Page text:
Evergreen Score: The New Content Metric You Should Care About
In the 1970s, a British boutique owner named Susie Faux came up with the capsule wardrobe. The idea behind it is that you should aim to collect a small amount of timeless pieces of clothing. These garments, like a white silk button-down, work in any season, at the office, on the weekend. They also become the building blocks for a highly functional closet.
For years, I have been chasing the capsule wardrobe.
That chase to streamline your wardrobe is similar to the quest to create and measure evergreen content. Compared to trend-based commentary, evergreen content provides consistent value to your audience (and a reliable stream of traffic to your site). For most B2B companies, it’s the most effective way to create content that makes an impact.
However, few of the brands I’ve worked with personally have a dedicated and repeatable process for ideating, creating, and measuring evergreen content. I understand why—it might seem more appealing (especially for folks with journalism experience) to react to industry trends and be part of the current conversation. But these people are missing opportunities to future-proof their content destinations.
What’s needed is a strategic approach, which includes a way to measure the success of this very specific type of content.
Finding the evergreen score
My solution to this challenge is the evergreen score. This metric helps marketers understand and amplify their most timeless content pieces.
While no content marketing metric is a magic bullet, this one focuses on impact after the first wave of engagement on your piece has come and gone. Buzzsumo, one of our trusted data providers, calculates evergreen score by taking the sum of all backlinks and social actions associated with a piece 30 days after publication, comparing that result to other content in a similar timeframe.
While they keep the exact details of their formula under wraps, you can preview your own content’s evergreen scores in a free trial on their site. Clients of Contently’s Strategy Services programs have access to this metric through our internal tool, StoryBook, but you can also make an approximation of your own with some Google Analytics customization.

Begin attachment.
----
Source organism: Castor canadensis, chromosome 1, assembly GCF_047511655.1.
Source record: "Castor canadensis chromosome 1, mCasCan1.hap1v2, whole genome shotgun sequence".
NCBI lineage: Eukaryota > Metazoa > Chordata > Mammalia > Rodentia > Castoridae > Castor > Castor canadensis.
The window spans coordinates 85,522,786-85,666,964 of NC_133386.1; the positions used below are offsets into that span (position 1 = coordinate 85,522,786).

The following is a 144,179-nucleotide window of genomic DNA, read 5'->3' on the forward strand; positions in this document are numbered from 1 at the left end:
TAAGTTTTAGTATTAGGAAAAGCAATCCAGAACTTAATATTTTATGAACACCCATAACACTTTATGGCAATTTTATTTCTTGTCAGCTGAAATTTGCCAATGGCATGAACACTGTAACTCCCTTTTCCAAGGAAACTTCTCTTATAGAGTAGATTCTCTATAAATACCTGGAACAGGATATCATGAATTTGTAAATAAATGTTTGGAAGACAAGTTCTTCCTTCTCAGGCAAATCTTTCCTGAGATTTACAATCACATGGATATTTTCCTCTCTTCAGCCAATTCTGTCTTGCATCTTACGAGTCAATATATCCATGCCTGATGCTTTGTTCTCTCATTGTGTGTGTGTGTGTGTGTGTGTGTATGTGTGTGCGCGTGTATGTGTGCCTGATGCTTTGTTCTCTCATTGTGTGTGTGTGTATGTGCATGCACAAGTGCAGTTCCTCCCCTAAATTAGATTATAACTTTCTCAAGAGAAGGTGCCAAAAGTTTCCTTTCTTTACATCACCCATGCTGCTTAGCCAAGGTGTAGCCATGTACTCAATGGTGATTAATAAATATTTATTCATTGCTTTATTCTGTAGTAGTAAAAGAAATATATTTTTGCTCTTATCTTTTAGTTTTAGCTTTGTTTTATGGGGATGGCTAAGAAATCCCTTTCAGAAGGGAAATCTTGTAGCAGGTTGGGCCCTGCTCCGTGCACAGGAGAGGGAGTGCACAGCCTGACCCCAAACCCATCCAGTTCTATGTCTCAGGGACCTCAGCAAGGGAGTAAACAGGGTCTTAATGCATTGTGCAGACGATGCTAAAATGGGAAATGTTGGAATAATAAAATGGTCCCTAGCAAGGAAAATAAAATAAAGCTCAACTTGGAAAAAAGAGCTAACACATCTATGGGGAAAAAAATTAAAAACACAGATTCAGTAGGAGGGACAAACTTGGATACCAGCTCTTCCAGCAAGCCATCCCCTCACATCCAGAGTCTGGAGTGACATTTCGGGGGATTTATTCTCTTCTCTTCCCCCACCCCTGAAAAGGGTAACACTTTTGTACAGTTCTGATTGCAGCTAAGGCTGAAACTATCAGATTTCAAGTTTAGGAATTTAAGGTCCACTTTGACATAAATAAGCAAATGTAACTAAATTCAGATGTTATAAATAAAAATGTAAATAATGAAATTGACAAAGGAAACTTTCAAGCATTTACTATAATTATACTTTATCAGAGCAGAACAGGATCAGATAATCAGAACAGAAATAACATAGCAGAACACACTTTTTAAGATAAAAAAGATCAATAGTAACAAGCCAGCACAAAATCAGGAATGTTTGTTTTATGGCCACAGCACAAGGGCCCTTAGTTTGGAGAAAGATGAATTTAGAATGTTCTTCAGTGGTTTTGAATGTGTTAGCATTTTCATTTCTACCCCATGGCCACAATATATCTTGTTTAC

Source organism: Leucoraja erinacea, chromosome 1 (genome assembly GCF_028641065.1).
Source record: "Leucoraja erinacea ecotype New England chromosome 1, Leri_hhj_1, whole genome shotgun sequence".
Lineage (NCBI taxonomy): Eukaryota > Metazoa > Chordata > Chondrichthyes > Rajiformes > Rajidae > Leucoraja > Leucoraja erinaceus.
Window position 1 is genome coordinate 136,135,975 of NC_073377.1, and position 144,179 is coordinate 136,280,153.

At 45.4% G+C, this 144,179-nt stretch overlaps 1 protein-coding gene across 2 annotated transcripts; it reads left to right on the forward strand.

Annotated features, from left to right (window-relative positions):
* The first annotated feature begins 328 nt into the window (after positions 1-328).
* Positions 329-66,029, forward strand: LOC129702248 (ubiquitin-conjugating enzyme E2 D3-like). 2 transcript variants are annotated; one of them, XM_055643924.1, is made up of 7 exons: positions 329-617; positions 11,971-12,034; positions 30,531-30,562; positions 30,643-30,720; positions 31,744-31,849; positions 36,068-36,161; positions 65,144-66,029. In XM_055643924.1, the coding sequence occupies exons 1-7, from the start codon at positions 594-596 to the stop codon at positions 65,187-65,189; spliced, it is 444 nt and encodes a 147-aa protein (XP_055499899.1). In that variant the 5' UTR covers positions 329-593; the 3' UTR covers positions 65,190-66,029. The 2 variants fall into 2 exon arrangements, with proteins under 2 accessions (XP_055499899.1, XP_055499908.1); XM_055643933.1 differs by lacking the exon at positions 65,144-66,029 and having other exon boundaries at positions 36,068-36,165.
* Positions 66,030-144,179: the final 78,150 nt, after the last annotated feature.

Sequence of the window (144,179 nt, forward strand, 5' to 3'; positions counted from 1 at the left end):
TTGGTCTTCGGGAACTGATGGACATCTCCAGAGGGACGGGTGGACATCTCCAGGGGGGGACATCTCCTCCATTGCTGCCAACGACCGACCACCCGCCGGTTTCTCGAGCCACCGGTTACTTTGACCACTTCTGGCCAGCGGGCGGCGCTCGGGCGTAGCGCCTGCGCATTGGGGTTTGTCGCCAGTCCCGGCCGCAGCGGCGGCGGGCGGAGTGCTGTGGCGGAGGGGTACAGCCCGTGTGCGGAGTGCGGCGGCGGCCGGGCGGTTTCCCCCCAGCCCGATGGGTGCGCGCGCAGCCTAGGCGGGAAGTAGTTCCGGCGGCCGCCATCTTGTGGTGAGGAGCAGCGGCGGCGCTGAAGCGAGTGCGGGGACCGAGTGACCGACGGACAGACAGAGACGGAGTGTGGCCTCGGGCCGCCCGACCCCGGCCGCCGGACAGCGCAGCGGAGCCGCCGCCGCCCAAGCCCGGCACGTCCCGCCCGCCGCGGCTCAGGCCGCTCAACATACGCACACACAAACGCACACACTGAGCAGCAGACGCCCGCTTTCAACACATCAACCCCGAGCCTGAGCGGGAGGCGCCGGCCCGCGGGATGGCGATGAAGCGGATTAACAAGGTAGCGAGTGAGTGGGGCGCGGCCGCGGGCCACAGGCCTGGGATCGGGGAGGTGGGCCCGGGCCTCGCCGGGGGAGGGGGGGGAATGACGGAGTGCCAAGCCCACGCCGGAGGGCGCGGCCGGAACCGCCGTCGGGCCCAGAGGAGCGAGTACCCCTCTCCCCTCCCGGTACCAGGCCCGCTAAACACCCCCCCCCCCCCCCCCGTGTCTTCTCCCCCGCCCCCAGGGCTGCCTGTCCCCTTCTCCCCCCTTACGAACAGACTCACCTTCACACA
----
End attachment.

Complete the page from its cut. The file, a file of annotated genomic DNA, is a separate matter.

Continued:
When you rank your own content by evergreen score, your top performers will often be different from what you’d expect, especially if your current goals focus exclusively traffic or attention time. For example, on The Content Strategist, “What’s the Difference Between B2B and B2C Marketing?” is one of our most evergreen pieces, even though it hasn’t received as much traffic as something like “The Latest Insights on Gen Z.”
Keeping up with the times
After calculating your own evergreen scores, you can (and should) take a few actions. First, update your most evergreen pieces. There are comprehensive guides on how to do this well from an SEO perspective, but any opportunity to add new, helpful information, or update statistics is always a safe bet. It’s also a good idea to check that structural elements are in place—like clean, descriptive headers and helpful images.
Secondly, you can use your successful titles to predict what new evergreen opportunities might be worth exploring. Our most evergreen pieces on TCS define and demystify marketing concepts or provide in-depth instruction on how to improve your content program. I might pitch something like “What’s the Difference between Brand Voice and Tone” because the format (“What’s the difference”) has evergreen potential for us, as does the topic of voice and tone.
Generally, explanatory pieces and well-structured lists make good candidates. If you’re up for a challenge, you can also analyze the most evergreen content of your competitors and your favorite publications to get an idea of what’s performing in your space. Sorting by evergreen score is a great way to filter out the noise from blue chip publications that cover news but also provide really good evergreen content too (like TechCrunch or NerdWallet).
Calculating evergreen score won’t solve all of your content marketing challenges, but it can help clarify where you’re already providing lasting value for your audience. If you use it well, you might just build a ‘capsule’ content collection of your own.Image by Allie Smith